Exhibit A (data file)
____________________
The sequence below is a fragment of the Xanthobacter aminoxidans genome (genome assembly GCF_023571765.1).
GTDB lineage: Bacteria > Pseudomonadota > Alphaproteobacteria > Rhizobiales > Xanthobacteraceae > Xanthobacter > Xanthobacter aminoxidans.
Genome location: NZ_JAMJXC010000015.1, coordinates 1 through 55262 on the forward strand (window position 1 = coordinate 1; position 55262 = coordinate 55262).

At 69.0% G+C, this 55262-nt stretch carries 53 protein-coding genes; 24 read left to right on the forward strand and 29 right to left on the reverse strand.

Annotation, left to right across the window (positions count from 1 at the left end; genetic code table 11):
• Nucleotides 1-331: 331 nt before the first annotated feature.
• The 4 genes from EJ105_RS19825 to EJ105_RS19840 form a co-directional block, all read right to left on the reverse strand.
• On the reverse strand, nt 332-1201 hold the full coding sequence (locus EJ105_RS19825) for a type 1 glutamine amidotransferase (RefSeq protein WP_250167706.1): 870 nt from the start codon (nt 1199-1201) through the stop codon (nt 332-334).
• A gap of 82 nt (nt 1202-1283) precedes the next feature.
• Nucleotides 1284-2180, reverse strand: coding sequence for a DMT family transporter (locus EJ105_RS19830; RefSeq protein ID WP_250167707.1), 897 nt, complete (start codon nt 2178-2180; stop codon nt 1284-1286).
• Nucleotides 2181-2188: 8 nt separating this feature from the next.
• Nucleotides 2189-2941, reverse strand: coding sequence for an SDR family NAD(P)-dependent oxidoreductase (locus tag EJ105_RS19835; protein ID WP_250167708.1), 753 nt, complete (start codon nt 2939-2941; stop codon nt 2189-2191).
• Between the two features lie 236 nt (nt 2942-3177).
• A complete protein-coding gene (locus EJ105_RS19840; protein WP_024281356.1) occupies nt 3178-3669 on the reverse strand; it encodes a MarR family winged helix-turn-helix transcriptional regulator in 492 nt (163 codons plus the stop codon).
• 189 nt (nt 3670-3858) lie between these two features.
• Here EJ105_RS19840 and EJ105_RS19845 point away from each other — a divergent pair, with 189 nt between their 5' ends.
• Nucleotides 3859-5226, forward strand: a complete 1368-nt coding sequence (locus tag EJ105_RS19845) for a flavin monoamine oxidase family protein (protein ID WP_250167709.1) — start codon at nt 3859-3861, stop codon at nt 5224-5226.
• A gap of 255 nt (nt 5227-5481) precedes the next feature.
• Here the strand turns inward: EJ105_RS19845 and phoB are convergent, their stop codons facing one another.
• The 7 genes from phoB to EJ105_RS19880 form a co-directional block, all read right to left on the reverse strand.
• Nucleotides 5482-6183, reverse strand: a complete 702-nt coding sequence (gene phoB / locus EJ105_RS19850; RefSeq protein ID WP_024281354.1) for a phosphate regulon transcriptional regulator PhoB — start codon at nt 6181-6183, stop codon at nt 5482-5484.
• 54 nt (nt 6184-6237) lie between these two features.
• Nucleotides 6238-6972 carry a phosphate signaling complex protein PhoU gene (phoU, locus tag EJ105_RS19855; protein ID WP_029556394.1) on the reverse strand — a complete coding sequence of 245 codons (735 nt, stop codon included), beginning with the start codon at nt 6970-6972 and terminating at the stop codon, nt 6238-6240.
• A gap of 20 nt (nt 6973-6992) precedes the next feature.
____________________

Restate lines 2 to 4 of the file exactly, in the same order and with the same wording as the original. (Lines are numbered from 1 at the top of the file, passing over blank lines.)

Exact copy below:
GTDB lineage: Bacteria > Pseudomonadota > Alphaproteobacteria > Rhizobiales > Xanthobacteraceae > Xanthobacter > Xanthobacter aminoxidans.
Genome location: NZ_JAMJXC010000015.1, coordinates 1 through 55262 on the forward strand (window position 1 = coordinate 1; position 55262 = coordinate 55262).

At 69.0% G+C, this 55262-nt stretch carries 53 protein-coding genes; 24 read left to right on the forward strand and 29 right to left on the reverse strand.